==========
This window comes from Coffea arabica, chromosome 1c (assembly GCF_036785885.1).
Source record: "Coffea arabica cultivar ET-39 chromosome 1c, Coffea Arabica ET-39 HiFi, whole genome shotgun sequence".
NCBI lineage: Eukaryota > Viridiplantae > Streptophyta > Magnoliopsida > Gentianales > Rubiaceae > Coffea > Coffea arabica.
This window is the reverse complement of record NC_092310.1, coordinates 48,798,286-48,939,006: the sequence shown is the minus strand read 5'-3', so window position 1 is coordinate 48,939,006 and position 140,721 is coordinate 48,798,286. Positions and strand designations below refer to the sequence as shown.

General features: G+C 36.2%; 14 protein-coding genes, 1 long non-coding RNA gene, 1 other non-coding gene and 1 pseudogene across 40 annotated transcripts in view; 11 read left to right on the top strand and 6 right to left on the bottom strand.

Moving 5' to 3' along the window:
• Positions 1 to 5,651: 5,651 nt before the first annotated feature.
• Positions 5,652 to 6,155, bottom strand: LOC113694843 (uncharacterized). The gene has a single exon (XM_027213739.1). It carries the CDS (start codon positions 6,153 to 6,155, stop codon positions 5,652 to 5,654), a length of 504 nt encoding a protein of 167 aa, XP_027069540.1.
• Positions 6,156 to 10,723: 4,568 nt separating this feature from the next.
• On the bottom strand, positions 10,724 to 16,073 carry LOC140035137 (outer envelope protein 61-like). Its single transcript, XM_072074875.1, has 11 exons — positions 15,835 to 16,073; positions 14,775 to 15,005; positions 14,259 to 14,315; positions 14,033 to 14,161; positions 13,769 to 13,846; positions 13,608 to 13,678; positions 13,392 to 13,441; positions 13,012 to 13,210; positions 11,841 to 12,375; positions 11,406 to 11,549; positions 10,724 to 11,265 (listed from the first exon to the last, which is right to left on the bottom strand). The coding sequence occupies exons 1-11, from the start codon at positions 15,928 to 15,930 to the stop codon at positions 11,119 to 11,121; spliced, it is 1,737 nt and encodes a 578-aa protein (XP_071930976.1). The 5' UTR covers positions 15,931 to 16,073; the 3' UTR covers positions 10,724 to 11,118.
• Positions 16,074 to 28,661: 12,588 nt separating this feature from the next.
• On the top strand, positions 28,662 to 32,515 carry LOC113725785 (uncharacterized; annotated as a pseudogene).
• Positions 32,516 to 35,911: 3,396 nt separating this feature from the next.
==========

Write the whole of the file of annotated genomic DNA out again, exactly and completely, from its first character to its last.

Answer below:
This window comes from Coffea arabica, chromosome 1c (assembly GCF_036785885.1).
Source record: "Coffea arabica cultivar ET-39 chromosome 1c, Coffea Arabica ET-39 HiFi, whole genome shotgun sequence".
NCBI lineage: Eukaryota > Viridiplantae > Streptophyta > Magnoliopsida > Gentianales > Rubiaceae > Coffea > Coffea arabica.
This window is the reverse complement of record NC_092310.1, coordinates 48,798,286-48,939,006: the sequence shown is the minus strand read 5'-3', so window position 1 is coordinate 48,939,006 and position 140,721 is coordinate 48,798,286. Positions and strand designations below refer to the sequence as shown.

General features: G+C 36.2%; 14 protein-coding genes, 1 long non-coding RNA gene, 1 other non-coding gene and 1 pseudogene across 40 annotated transcripts in view; 11 read left to right on the top strand and 6 right to left on the bottom strand.

Moving 5' to 3' along the window:
• Positions 1 to 5,651: 5,651 nt before the first annotated feature.
• Positions 5,652 to 6,155, bottom strand: LOC113694843 (uncharacterized). The gene has a single exon (XM_027213739.1). It carries the CDS (start codon positions 6,153 to 6,155, stop codon positions 5,652 to 5,654), a length of 504 nt encoding a protein of 167 aa, XP_027069540.1.
• Positions 6,156 to 10,723: 4,568 nt separating this feature from the next.
• On the bottom strand, positions 10,724 to 16,073 carry LOC140035137 (outer envelope protein 61-like). Its single transcript, XM_072074875.1, has 11 exons — positions 15,835 to 16,073; positions 14,775 to 15,005; positions 14,259 to 14,315; positions 14,033 to 14,161; positions 13,769 to 13,846; positions 13,608 to 13,678; positions 13,392 to 13,441; positions 13,012 to 13,210; positions 11,841 to 12,375; positions 11,406 to 11,549; positions 10,724 to 11,265 (listed from the first exon to the last, which is right to left on the bottom strand). The coding sequence occupies exons 1-11, from the start codon at positions 15,928 to 15,930 to the stop codon at positions 11,119 to 11,121; spliced, it is 1,737 nt and encodes a 578-aa protein (XP_071930976.1). The 5' UTR covers positions 15,931 to 16,073; the 3' UTR covers positions 10,724 to 11,118.
• Positions 16,074 to 28,661: 12,588 nt separating this feature from the next.
• On the top strand, positions 28,662 to 32,515 carry LOC113725785 (uncharacterized; annotated as a pseudogene).
• Positions 32,516 to 35,911: 3,396 nt separating this feature from the next.